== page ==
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The B-47 has six underwing GE TG-190 engines, two on each inboard pylon and one on each outboard pylon.

The inboard engines are mounted on a long pylon that extends well below and forward of the wing, such that the inboard-engine tailpipes are (longitudinally) just about even with the wing’s leading edge.

The outboard engines, in contrast, are mounted on much shorter pylons and fit snugly against the underside of the wing, with their tailpipes extending aft of the wing’s trailing edge; they’re placed so far back that their pylons even protrude beyond the trailing edge.

this is what I'm talking about

(Image originally by the United States Department of Defense, via Balcer at Wikimedia Commons; modified by me.)

Why the long pylons and forward mounting for the inboard engines, versus the short pylons and rearward mounting for the outboards?

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enter image description hereImage source

From Wikipedia:

The wing's flexibility was a concern, as it could flex as much as 17.5 ft (5.3 m) at the tip, and major effort was expended to ensure that flight control could be maintained as the wing moved up and down.

And

...with the twin inboard turbojet engines mounted in neat pods, and the outboard engines tacked under the wings short of the wingtips.... This arrangement reduces the bending moment at the wing roots, saving structural weight. The mass of the engines also acts as counter-flutter weights.

The B-47 required six engines of the type with maximum thrust that was available at the time. Four were mounted in twin pods, at about 1/3 span in order to provide decent bending and flutter relief to the thin wing. The remaining one was mounted past the fowler flaps almost at the tip - a cluster of three engines may provide cooling issues for the middle one.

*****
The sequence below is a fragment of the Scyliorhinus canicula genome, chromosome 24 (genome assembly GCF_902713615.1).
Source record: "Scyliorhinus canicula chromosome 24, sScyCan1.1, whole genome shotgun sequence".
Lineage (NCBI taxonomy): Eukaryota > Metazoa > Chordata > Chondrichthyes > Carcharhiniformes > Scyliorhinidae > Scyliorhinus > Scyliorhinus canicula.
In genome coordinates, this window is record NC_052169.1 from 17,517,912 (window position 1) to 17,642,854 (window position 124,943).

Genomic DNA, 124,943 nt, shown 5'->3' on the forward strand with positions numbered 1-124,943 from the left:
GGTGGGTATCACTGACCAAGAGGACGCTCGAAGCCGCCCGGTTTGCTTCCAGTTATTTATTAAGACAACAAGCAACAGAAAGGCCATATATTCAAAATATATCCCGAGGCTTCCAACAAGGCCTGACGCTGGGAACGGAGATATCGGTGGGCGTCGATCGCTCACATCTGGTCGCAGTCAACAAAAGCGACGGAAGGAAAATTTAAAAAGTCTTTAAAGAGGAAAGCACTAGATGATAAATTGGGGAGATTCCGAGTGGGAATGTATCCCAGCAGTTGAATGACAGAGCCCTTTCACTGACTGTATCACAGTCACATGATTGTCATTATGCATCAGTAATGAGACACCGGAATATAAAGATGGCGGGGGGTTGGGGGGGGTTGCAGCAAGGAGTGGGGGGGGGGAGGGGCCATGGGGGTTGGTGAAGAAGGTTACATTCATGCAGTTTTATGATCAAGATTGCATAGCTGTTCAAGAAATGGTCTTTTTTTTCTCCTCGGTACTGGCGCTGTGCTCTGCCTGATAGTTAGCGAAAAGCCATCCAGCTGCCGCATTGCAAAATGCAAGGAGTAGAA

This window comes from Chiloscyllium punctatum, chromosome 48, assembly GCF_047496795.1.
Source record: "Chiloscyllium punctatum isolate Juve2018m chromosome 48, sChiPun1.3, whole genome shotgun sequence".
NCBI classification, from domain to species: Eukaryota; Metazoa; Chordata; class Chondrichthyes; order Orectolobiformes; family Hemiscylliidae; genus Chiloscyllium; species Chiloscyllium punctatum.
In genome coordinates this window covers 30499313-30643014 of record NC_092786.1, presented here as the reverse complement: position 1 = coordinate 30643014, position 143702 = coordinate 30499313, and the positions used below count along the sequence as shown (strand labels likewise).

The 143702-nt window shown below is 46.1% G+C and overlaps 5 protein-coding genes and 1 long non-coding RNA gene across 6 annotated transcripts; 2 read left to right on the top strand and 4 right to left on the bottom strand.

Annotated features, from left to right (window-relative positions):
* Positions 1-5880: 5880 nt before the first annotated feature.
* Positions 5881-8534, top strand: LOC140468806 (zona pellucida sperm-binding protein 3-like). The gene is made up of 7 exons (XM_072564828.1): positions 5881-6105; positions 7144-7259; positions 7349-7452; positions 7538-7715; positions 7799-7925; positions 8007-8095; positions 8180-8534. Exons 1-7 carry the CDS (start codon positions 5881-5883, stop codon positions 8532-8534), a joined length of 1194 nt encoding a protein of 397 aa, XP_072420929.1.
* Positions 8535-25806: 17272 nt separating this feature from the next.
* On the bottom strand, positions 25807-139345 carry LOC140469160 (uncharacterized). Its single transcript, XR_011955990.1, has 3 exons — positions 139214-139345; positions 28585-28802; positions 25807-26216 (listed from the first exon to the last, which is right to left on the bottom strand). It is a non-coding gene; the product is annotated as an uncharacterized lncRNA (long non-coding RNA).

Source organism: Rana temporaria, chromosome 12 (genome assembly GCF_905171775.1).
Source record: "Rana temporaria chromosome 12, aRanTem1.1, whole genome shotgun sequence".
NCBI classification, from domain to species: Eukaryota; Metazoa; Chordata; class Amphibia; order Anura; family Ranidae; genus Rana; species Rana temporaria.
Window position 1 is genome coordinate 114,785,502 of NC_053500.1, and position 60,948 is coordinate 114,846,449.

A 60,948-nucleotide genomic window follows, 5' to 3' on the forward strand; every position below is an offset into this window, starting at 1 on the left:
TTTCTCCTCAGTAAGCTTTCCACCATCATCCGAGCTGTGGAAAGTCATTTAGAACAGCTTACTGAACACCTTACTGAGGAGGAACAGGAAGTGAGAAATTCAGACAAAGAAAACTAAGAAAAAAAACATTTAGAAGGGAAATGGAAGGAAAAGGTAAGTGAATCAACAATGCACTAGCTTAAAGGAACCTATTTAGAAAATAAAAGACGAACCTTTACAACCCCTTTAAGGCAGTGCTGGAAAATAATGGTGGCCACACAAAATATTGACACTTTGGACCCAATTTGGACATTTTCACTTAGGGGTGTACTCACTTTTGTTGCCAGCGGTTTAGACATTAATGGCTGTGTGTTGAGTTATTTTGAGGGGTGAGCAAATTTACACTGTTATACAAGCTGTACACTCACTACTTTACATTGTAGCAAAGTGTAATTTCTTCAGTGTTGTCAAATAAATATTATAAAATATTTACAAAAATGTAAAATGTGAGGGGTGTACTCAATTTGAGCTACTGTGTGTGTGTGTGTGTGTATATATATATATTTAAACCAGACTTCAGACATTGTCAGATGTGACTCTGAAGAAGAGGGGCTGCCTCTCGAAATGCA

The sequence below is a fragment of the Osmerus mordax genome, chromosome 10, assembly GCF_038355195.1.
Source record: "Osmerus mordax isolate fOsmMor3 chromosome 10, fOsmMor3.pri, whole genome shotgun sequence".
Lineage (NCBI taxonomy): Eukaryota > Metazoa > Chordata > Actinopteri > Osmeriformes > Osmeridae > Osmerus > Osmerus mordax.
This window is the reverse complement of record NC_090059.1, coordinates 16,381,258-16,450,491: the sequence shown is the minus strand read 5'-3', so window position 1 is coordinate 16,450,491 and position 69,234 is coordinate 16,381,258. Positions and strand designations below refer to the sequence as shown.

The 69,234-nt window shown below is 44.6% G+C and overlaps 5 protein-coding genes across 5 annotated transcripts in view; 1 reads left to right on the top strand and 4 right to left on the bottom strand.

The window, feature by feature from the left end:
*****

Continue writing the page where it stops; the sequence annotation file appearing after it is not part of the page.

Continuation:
In the photo it can be seen that the thin wing bends down considerably when on ground, and that there is no room for a forward extended pod at this place.

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  • $\begingroup$ I'm not seeing a bendy wing in that photo; I'm seeing a wing with considerable anhedral. $\endgroup$ – Sean Aug 9 at 0:57
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    $\begingroup$ Yes, on the ground. In air the wing tip flexed up considerably, up to 5.3 m. $\endgroup$ – Koyovis Aug 9 at 1:31
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The forward pylon mounting of most jets with wing mounted engines is to use the engines' mass to move the overall center of mass of the wing forward, closer to or ahead of the torsional axis of the wing box. Boeing discovered this helps with aerolasticity related issues with long, flexible, swept wings. A bit like mass balancing a control surface, but on the root structure.

The outermost engines, being so close to the tip where the chord is short, have to be farther aft or they would move the wing's center of mass too far forward in that area.

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    $\begingroup$ Quite so John. The B47 incorporated many new (to the US at least) design & construction elements. It is credited with establishing podded jet engines on pilons for swept wings, although the Germans had first investigated this years earlier. Swept, flexible wings on such a large aircraft was fairly unprecedented, AFAIK. The B47 had very flexible wings, & the outer engines were mounted at a relatively weaker section, particularly with regard to twisting. (early drawings had them mounted on the wing tips) $\endgroup$ – Mackk Aug 8 at 1:14
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    $\begingroup$ And the outboard engines had to be mounted on shorter pylons as the wings drooped a lot on the ground and longer pylons would have risked them dragging on the tarmac. $\endgroup$ – jwenting Aug 8 at 3:27
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    $\begingroup$ Interesting that the combined thrust of the B-47 podded twin was about half of the 737 Max LEAP fan jet. The 2 on the ends added 14,000 lbs more thrust. $\endgroup$ – Robert DiGiovanni Aug 8 at 15:06

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